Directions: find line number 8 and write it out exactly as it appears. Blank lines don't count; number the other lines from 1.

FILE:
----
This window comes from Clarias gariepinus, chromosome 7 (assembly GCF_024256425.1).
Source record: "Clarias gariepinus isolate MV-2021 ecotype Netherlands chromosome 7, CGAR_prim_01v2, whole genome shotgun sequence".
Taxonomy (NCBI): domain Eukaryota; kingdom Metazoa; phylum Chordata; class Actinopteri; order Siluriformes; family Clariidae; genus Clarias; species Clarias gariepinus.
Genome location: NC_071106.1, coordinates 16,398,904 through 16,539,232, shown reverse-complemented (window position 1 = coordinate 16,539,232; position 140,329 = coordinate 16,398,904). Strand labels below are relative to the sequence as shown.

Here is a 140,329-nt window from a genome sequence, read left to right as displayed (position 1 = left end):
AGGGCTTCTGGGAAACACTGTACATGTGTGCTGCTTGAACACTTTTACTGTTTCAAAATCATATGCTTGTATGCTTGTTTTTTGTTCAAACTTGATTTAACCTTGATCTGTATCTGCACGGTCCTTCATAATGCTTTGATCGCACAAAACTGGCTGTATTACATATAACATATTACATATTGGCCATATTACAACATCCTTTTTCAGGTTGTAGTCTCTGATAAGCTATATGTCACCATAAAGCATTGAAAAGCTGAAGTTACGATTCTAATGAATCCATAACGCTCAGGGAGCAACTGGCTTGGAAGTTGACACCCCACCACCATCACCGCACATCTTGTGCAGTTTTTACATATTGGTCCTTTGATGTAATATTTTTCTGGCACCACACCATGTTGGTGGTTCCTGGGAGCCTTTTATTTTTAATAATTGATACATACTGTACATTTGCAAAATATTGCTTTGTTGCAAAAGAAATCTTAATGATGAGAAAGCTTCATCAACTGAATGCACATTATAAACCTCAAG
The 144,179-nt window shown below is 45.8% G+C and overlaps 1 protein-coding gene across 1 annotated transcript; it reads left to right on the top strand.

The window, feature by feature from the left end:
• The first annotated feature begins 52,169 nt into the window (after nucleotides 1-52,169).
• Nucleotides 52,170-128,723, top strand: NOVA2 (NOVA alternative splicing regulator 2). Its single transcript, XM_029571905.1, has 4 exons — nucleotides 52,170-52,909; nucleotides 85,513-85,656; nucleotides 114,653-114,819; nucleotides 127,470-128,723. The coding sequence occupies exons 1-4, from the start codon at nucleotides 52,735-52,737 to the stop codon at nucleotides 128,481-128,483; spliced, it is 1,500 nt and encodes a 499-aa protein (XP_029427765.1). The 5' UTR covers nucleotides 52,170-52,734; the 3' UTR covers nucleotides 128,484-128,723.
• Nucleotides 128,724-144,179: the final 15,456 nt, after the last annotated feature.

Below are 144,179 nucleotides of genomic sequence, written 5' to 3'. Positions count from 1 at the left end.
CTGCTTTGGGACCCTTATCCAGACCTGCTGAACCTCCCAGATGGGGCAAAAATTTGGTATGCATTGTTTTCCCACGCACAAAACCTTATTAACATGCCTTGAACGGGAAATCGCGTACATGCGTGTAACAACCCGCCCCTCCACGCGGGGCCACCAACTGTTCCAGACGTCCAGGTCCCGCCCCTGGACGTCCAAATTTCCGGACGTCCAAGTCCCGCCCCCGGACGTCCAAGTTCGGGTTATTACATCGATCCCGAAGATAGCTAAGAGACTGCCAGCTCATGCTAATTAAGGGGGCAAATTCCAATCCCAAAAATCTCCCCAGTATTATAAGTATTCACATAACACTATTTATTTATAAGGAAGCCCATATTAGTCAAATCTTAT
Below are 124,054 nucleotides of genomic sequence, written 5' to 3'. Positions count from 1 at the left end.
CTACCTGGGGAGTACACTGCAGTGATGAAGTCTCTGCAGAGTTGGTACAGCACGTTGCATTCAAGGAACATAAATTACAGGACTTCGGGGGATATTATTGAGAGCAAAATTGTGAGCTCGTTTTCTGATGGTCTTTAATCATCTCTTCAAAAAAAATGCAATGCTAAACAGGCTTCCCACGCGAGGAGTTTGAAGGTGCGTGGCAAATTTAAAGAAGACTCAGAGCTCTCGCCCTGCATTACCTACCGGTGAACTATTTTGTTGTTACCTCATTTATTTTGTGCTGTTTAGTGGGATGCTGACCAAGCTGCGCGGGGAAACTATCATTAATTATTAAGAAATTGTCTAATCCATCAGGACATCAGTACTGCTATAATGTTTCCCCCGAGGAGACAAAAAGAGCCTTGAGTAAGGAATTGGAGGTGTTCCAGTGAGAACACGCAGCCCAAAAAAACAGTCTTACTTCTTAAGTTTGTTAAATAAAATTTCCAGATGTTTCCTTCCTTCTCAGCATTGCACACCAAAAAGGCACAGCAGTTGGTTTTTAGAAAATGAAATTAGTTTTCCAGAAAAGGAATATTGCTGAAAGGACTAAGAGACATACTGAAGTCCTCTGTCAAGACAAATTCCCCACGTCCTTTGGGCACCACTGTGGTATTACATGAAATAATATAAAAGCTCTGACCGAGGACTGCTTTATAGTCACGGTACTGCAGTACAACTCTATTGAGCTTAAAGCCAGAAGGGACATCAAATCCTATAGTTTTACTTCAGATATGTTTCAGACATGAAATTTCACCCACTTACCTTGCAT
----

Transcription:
The window, feature by feature from the left end: